A very satisfactory visit I imagine.

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    Regards,Tony

    My Flickr Photostream 

  • Very nice capture Nige, I was told about it and wanted to go but I never got the call :( but i will next week after i came back from LM.

    Jim

    My Pictures

  • In reply to TeeJay:

    Hi TJ -next time you are visiting your relatives in Gloucestershire, it would be worth checking the tide tables for the Severn. There is a place called Aust Warth just below the original Severn Bridge that has a very similar scenario complete with Short Eared Owls. If you do go just be sure that you do not park in the lowest point of the road - with a high tide and a strong wind the road itself will flood.

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    Cheers,

    Bob

    My Flickr: https://www.flickr.com/photos/bobs_retired_now/

  • Thanks all
    Tony, it was a great day. I've been before, but the really high water, pushed onshore by the wind, made it particularly special. I heard neither the day before or after were as good as it wasn't windy enough to push the tide right in, so I got lucky this time.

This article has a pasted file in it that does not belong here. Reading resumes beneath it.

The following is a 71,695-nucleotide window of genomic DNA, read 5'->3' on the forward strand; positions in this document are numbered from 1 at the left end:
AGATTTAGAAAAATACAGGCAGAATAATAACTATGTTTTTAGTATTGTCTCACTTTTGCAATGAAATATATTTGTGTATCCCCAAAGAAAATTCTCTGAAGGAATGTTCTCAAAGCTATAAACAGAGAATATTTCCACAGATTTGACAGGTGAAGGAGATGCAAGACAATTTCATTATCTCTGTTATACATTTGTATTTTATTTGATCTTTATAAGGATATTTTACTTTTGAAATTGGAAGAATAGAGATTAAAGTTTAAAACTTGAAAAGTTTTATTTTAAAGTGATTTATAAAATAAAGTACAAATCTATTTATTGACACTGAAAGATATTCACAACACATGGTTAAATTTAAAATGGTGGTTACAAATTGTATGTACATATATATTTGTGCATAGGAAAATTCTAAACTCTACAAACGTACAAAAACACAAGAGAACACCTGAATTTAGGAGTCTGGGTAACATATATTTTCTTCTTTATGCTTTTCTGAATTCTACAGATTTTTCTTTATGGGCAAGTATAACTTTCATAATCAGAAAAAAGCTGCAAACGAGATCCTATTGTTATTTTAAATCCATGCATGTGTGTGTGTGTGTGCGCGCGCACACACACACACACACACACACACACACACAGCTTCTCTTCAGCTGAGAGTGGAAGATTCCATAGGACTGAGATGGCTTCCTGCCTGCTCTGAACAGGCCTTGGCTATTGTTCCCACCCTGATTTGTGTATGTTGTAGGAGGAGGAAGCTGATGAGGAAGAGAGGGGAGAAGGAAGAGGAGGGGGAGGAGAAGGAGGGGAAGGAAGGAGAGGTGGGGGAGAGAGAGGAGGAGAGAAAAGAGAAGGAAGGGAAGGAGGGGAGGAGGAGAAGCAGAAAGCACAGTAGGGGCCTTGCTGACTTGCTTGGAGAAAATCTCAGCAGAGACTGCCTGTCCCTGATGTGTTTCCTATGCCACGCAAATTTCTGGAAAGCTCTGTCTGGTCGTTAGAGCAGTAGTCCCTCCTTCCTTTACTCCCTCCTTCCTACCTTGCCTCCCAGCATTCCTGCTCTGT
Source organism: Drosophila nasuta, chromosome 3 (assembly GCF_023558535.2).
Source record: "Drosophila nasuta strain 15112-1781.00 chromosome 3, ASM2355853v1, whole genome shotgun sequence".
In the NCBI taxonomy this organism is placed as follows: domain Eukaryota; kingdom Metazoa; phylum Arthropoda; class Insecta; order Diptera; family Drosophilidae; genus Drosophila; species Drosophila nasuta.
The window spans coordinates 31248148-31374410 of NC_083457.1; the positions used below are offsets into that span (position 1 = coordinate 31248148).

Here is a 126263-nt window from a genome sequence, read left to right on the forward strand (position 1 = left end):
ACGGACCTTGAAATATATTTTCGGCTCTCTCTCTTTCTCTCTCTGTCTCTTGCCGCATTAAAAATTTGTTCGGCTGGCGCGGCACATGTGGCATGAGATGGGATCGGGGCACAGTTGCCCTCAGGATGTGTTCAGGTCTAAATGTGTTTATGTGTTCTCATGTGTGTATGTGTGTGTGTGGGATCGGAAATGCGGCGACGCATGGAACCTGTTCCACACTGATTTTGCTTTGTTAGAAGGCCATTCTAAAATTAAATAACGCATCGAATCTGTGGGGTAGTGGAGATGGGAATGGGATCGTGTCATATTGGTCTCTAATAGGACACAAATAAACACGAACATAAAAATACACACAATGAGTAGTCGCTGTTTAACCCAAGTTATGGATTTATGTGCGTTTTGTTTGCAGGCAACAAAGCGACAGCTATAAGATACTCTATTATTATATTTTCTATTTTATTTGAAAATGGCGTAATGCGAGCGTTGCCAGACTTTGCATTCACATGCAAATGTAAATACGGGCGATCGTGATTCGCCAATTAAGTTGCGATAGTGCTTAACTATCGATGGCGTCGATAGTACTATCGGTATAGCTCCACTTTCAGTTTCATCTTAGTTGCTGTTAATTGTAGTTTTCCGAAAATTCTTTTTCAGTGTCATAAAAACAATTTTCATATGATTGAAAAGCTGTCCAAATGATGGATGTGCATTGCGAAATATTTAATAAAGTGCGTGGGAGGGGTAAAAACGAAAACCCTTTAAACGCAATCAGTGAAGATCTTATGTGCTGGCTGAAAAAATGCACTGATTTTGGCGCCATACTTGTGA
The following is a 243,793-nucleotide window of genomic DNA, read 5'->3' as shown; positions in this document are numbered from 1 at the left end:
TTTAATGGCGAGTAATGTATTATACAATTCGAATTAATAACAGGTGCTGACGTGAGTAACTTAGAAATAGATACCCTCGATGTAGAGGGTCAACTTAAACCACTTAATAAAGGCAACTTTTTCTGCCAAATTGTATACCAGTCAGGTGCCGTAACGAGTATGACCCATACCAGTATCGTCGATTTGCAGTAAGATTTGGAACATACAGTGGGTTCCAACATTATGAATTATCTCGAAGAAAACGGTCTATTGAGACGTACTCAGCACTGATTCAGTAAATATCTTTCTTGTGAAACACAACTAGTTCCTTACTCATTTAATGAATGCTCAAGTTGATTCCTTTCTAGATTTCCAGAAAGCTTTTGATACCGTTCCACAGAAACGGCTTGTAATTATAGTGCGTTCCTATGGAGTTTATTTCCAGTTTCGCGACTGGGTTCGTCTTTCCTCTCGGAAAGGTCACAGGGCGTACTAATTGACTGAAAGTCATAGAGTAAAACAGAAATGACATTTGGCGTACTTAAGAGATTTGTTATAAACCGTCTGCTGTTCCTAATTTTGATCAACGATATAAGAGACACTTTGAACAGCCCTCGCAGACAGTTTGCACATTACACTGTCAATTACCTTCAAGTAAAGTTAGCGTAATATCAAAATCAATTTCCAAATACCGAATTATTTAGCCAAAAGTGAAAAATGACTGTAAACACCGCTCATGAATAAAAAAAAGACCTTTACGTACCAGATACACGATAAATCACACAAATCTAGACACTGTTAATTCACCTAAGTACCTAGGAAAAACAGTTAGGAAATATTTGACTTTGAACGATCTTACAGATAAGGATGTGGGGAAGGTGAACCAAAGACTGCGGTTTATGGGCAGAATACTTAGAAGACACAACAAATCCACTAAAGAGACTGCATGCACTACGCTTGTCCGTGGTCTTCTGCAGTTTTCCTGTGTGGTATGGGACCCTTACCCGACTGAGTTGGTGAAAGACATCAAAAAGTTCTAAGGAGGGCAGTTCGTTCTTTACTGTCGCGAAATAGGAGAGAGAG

Jim, it won't be a spring tide then, but that doesn't mean it isn't worth a visit. You'll be much less likely to get the mammals though when the water isn't right up to the wall but the Owls and Harriers can be seen anytime if your lucks in.
    Hazy, I reckon all the birds had eaten their fill yesterday and were sat at home today, partied out! By the way, the locals were telling me that Denhall may have been the better spot last year for owls etc, but they've moved further up this year and Parkgate is currently better.

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    Nige   Flickr

  • What an interesting read Nigel and you certainly managed to be in the right place at the right time, and that was pretty fast reaction getting the weasel swimming away too. Lovely to see the Hen Harrier and also all the SEO's also glad to see you had a hazy glimpse of Wales!!

    Lot to learn

  • Thanks Gaynor. The weasel was a nice surprise, especially as the last one I saw was so fast I missed getting a photo! Swimming obviously slowed this one down!
    I've not actually set foot in Wales for a while, although I see it quite often from the Deeside reserves!

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    Nige   Flickr